It is incredible that I got as far along in my pregnancy with Bonnie as I did. In a weird way, I feel grateful. As heartbreaking as it is that we never got to bring her home, she defied all odds. Bonnie gave us 32 amazing weeks of her. 32 weeks of pure sunshine and happiness. She gave us the beautiful gift of becoming parents. 

Having the answers to what happened doesn't make it feel any less painful. It certainly still feels cruel and unfair, and we ask ourselves every day "why us?". However, it does provide comfort knowing that this could not have been prevented and that we did nothing wrong. We have been given reassurance that it was an extremely rare event, one that is unlikely to happen again with the right care.

Chapter 3: Rainbows

And with our beautiful baby girl watching over us, the next chapter of our story begins.

With hearts full of hope, my husband and I began our second cycle of IVF a week after Bonnie’s due date. A short time later, we found out that we were expecting our rainbow baby, due early 2022.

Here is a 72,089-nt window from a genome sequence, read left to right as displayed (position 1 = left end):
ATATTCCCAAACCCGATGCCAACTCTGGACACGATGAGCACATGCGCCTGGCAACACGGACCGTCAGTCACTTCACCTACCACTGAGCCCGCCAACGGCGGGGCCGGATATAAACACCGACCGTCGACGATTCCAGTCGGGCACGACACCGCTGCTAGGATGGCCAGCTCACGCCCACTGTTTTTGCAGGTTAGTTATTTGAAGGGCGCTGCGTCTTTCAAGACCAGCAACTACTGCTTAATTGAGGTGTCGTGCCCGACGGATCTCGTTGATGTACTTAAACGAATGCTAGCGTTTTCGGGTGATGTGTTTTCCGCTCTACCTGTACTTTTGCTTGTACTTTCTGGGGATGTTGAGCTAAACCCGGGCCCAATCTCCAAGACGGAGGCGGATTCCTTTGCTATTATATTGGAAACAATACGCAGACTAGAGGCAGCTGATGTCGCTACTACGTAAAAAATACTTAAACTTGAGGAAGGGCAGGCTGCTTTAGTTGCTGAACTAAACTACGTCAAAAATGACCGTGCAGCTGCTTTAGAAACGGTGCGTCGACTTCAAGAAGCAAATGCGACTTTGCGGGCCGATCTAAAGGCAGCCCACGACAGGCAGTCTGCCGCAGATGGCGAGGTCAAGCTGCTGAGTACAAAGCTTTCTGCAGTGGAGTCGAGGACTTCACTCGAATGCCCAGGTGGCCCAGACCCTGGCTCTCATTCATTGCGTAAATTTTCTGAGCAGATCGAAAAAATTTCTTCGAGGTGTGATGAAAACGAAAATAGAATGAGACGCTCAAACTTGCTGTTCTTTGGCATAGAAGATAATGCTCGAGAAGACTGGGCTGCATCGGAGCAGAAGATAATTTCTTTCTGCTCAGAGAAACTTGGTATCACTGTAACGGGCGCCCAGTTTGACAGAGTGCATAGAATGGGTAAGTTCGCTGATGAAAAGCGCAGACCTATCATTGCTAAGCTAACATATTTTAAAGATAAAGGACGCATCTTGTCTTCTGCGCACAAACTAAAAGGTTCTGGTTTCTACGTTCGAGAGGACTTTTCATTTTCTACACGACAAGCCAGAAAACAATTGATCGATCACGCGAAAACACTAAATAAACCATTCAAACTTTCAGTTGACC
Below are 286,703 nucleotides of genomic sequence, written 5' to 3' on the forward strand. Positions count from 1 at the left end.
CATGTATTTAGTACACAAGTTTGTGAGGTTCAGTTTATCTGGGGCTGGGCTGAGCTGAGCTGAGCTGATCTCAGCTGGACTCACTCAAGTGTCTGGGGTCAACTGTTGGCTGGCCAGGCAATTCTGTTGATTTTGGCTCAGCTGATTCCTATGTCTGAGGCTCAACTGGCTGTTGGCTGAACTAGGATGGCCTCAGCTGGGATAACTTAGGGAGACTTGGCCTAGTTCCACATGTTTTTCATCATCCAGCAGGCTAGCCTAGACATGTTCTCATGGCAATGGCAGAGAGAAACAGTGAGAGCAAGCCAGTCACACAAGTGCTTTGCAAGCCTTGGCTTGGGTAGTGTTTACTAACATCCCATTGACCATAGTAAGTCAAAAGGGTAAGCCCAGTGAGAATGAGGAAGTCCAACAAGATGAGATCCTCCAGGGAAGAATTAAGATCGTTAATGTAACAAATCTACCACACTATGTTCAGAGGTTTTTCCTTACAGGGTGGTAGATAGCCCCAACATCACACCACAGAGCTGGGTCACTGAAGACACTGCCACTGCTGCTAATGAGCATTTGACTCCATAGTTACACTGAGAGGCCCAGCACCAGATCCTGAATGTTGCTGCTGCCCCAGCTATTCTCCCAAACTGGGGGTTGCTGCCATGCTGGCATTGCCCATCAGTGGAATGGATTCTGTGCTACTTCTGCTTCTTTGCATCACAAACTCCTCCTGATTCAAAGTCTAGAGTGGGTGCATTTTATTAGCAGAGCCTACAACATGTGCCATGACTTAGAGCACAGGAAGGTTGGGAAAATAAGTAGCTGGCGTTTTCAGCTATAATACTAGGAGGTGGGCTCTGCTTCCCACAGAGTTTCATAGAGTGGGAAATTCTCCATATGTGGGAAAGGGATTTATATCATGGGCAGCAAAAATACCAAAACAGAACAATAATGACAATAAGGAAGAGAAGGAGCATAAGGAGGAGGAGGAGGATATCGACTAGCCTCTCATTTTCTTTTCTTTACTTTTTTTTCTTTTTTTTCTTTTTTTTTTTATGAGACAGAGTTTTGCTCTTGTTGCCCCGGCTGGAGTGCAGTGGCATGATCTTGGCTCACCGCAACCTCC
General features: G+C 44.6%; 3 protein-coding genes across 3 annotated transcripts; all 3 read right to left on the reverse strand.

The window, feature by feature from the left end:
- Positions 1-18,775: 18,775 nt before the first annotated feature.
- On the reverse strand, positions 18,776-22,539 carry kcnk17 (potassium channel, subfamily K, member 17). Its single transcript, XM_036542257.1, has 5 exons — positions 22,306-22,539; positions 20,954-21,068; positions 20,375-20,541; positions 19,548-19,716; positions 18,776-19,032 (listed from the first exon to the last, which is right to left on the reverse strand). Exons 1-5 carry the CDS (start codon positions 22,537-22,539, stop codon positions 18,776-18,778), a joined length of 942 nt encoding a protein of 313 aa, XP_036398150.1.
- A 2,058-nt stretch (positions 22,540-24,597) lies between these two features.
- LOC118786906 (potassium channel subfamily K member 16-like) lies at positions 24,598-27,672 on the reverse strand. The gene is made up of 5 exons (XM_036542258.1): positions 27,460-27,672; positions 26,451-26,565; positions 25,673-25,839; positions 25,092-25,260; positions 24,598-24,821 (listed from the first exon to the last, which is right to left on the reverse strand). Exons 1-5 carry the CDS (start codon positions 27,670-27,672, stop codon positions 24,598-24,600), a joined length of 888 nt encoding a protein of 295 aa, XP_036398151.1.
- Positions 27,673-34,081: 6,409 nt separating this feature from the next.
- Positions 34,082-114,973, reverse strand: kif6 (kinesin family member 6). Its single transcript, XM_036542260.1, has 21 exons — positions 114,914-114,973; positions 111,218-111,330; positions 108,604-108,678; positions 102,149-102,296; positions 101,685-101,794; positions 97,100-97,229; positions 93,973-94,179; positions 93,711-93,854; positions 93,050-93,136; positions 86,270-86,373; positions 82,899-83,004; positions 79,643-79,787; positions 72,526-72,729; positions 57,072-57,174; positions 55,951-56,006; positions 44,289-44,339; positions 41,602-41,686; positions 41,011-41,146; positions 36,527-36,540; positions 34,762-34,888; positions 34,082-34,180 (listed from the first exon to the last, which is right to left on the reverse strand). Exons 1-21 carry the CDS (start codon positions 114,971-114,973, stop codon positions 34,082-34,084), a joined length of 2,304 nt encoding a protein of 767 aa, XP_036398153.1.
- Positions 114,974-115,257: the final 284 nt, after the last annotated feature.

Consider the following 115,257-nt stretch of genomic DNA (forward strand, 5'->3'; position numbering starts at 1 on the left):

Pregnancy after loss was a long journey, with a rollercoaster of emotions felt every day. However, I always held onto hope that this pregnancy would be different. That everything would be ok. Bonnie sent us a multitude of signs throughout the pregnancy, from white feathers that would show up in strange places, to butterflies and magical little rainbows. We truly felt like she was guiding this baby earthside.